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Old 09-10-2016, 07:21 AM
 
11,256 posts, read 43,208,400 times
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you raise a stink ... not because of your perspective on the state roads/taxes/"knowing disdain" for Colorado ...

but because you have a complete misconception of the driving conditions that present in Colorado which occur in the mountains as well as out on the plains during the winter months.

Colorado's roads don't frequently present "deep loose snow" ... but they do frequently present the conditions of "Black Ice", which is treacherously slick.

However, few folk drive with studded tires these days even if it is legal to do so. The numerous improvements in tire technology and rubber compounds for All Season or Winter spec tires of the last few decades predominate in the industry. The last years that I saw a lot of tires being studded was in the 1970's. Blizzak, Nordfrost, and a host of other tires which do very well in Colorado conditions are very popular. At that, many folk drive AWD and FWD cars which are very capable vehicles on the slick roads even when equipped with All Season tires ... but with the Winter rated tires, are exceptionally good performers.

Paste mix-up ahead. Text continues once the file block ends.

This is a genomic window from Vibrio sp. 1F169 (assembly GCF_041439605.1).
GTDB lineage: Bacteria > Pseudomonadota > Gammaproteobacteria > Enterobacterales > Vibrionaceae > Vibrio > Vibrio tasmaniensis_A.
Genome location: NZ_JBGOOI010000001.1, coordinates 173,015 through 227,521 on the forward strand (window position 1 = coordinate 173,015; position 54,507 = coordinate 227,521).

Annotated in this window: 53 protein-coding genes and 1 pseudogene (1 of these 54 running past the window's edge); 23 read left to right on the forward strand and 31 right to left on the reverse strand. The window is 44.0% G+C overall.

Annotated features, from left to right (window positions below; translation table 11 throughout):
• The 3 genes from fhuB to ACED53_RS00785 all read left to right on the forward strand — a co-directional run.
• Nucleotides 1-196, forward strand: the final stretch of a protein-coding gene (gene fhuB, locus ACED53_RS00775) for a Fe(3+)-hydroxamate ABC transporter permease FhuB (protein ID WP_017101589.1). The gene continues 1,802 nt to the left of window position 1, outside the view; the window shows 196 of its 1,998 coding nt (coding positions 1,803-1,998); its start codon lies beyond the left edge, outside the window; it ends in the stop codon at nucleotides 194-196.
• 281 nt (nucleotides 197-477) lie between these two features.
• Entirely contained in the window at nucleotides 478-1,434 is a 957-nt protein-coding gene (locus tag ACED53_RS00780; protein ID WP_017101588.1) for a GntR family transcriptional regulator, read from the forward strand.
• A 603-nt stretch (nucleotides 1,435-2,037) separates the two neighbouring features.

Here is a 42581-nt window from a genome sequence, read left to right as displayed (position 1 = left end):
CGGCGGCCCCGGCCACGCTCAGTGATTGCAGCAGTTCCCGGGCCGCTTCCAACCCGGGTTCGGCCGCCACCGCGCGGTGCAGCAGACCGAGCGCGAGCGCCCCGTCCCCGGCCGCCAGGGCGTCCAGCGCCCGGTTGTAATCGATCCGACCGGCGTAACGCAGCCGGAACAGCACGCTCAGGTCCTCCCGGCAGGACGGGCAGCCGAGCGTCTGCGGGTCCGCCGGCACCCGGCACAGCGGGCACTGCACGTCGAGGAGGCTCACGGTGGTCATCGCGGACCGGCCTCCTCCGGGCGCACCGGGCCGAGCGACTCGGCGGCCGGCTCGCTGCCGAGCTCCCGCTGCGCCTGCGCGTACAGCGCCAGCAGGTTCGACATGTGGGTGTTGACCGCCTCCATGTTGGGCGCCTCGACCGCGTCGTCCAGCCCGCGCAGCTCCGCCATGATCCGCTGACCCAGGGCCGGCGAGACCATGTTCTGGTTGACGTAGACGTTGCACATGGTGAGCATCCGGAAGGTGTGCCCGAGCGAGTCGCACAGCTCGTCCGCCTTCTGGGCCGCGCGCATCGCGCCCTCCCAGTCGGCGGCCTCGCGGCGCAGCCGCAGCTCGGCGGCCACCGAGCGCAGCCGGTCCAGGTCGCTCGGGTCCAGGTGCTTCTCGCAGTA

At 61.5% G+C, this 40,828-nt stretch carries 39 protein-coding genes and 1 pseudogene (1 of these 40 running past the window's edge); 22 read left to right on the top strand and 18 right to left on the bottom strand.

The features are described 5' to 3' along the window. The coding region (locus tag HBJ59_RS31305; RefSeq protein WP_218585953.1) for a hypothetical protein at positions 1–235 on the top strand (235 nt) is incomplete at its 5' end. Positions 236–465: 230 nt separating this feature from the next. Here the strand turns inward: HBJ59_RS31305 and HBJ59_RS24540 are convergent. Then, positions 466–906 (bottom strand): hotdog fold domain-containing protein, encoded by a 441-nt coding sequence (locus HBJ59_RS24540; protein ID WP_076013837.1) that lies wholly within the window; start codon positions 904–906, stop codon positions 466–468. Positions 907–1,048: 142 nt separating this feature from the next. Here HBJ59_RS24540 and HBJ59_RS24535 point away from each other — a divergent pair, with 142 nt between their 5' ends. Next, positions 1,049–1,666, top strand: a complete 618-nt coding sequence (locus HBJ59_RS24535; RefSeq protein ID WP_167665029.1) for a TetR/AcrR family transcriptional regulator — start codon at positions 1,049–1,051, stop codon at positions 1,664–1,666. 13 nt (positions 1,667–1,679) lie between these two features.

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Old 09-10-2016, 08:14 AM
 
Location: On the sunny side of a mountain
3,182 posts, read 7,027,063 times
Reputation: 6539
I think you're getting winter tires and studded tires confused. I can't remember the last time I saw a tire with studs and I live in the mountains.
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Old 09-10-2016, 08:34 AM
 
Location: Aurora, CO
6,530 posts, read 10,200,595 times
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I haven't had studded snow tires on a car since, oh, 1992. Nice try though.